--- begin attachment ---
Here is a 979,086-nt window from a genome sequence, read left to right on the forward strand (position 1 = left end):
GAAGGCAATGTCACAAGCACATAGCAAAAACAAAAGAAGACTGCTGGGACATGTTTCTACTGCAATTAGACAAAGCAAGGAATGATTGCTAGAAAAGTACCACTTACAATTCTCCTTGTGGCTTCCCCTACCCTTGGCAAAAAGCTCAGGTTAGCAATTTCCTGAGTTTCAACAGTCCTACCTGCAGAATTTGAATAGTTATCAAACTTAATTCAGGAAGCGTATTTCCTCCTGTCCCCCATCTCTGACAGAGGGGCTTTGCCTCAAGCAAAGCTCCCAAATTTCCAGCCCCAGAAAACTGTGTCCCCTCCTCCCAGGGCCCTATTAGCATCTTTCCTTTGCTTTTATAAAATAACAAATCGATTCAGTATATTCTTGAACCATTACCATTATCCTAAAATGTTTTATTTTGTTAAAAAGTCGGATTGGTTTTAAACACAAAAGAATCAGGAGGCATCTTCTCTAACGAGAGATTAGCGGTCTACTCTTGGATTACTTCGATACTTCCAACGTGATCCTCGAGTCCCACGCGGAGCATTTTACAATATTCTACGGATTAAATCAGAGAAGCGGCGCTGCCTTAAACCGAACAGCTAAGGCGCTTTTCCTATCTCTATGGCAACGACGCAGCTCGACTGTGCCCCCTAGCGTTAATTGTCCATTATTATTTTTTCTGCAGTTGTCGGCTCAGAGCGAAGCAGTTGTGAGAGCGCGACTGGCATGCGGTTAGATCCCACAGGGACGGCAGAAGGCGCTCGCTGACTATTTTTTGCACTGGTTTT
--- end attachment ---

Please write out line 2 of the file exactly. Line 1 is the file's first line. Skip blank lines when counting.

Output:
GAAGGCAATGTCACAAGCACATAGCAAAAACAAAAGAAGACTGCTGGGACATGTTTCTACTGCAATTAGACAAAGCAAGGAATGATTGCTAGAAAAGTACCACTTACAATTCTCCTTGTGGCTTCCCCTACCCTTGGCAAAAAGCTCAGGTTAGCAATTTCCTGAGTTTCAACAGTCCTACCTGCAGAATTTGAATAGTTATCAAACTTAATTCAGGAAGCGTATTTCCTCCTGTCCCCCATCTCTGACAGAGGGGCTTTGCCTCAAGCAAAGCTCCCAAATTTCCAGCCCCAGAAAACTGTGTCCCCTCCTCCCAGGGCCCTATTAGCATCTTTCCTTTGCTTTTATAAAATAACAAATCGATTCAGTATATTCTTGAACCATTACCATTATCCTAAAATGTTTTATTTTGTTAAAAAGTCGGATTGGTTTTAAACACAAAAGAATCAGGAGGCATCTTCTCTAACGAGAGATTAGCGGTCTACTCTTGGATTACTTCGATACTTCCAACGTGATCCTCGAGTCCCACGCGGAGCATTTTACAATATTCTACGGATTAAATCAGAGAAGCGGCGCTGCCTTAAACCGAACAGCTAAGGCGCTTTTCCTATCTCTATGGCAACGACGCAGCTCGACTGTGCCCCCTAGCGTTAATTGTCCATTATTATTTTTTCTGCAGTTGTCGGCTCAGAGCGAAGCAGTTGTGAGAGCGCGACTGGCATGCGGTTAGATCCCACAGGGACGGCAGAAGGCGCTCGCTGACTATTTTTTGCACTGGTTTT